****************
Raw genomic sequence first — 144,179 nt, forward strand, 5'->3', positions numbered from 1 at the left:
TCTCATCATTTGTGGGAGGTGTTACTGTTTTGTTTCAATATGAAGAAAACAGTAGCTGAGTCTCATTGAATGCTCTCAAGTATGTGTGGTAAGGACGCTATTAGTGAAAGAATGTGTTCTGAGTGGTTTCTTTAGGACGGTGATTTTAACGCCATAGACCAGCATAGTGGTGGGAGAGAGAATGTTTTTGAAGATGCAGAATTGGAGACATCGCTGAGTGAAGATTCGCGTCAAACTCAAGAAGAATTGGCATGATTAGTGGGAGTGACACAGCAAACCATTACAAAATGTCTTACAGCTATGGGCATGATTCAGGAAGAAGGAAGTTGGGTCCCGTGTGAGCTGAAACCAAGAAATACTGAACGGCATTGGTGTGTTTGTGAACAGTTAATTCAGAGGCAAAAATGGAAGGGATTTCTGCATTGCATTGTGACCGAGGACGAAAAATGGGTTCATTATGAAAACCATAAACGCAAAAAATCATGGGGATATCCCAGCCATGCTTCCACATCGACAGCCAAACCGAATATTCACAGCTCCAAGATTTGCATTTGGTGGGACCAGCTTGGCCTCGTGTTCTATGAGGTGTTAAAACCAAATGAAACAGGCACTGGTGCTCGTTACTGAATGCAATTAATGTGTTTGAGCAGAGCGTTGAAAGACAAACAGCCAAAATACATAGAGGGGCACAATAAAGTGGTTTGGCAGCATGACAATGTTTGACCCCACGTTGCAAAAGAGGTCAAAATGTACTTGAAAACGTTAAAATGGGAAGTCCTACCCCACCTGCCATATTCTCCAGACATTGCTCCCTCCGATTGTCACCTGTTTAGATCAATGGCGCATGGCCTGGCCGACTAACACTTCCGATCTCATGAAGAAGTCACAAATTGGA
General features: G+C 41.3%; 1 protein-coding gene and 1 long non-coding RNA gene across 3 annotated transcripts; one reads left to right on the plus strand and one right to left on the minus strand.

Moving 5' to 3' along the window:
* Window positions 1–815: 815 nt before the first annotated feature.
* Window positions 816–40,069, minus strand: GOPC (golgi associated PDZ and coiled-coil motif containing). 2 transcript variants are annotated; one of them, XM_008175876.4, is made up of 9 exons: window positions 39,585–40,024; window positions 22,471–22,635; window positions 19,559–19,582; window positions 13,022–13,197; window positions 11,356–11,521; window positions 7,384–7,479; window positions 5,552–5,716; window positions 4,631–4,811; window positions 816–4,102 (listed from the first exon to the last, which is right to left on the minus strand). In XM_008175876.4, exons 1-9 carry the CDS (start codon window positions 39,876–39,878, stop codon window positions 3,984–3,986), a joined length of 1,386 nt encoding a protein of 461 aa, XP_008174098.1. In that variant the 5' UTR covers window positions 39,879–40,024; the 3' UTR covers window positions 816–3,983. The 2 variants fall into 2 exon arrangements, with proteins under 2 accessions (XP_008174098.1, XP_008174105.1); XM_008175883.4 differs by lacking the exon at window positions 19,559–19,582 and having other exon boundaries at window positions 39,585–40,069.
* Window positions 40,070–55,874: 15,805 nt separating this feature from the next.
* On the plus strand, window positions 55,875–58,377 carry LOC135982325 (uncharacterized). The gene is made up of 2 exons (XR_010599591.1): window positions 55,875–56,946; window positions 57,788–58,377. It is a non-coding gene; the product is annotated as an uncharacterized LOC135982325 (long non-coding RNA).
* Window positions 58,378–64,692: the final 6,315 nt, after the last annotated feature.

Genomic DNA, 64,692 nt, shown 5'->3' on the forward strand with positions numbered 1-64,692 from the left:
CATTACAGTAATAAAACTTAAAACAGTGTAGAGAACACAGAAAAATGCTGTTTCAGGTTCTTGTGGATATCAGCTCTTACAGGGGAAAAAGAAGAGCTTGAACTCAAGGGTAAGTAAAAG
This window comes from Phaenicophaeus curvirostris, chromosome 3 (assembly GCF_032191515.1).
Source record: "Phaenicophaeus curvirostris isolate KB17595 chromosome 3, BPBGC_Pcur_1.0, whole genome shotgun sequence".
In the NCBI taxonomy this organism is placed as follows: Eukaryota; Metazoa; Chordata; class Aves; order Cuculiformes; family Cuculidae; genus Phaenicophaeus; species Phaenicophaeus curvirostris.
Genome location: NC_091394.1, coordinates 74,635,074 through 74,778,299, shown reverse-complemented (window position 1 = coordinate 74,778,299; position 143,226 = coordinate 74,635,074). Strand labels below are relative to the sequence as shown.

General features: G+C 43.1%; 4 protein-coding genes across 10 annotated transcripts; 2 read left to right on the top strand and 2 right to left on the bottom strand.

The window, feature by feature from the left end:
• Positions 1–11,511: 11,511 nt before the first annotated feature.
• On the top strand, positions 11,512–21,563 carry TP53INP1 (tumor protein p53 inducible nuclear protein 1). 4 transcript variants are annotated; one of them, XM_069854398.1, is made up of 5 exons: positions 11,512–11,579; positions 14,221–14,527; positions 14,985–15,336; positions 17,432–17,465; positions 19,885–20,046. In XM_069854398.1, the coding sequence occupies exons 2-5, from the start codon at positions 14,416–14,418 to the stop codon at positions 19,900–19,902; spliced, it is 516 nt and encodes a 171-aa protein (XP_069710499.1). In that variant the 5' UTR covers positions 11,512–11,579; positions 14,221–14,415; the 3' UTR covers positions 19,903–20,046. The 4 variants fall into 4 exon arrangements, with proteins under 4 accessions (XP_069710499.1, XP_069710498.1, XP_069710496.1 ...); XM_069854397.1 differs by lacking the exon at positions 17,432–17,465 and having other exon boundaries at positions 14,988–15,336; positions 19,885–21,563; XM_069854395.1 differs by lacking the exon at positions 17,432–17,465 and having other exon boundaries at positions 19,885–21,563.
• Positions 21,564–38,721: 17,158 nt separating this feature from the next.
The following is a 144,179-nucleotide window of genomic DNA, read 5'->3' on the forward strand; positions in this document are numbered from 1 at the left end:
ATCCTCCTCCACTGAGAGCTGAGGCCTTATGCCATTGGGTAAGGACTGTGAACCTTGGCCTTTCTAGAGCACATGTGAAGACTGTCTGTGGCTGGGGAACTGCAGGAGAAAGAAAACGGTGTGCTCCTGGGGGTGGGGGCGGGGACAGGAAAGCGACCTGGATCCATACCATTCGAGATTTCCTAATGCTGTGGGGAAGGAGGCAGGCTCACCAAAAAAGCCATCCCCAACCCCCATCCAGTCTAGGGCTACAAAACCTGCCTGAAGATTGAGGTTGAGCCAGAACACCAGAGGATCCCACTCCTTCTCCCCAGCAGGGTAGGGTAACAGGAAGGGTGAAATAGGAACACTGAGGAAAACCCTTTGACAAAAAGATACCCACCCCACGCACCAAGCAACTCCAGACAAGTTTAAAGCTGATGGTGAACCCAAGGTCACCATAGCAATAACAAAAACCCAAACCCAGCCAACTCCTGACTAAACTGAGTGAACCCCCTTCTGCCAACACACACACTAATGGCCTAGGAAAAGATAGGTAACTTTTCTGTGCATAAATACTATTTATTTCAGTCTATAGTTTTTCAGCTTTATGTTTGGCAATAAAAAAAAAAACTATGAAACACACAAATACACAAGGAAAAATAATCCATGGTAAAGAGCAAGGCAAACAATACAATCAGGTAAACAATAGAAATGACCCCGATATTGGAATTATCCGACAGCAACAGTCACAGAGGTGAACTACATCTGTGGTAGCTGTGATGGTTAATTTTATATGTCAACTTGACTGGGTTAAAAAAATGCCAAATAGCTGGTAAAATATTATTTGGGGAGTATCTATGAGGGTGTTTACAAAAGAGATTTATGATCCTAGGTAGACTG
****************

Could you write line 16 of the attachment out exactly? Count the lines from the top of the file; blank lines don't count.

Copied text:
General features: G+C 43.1%; 4 protein-coding genes across 10 annotated transcripts; 2 read left to right on the top strand and 2 right to left on the bottom strand.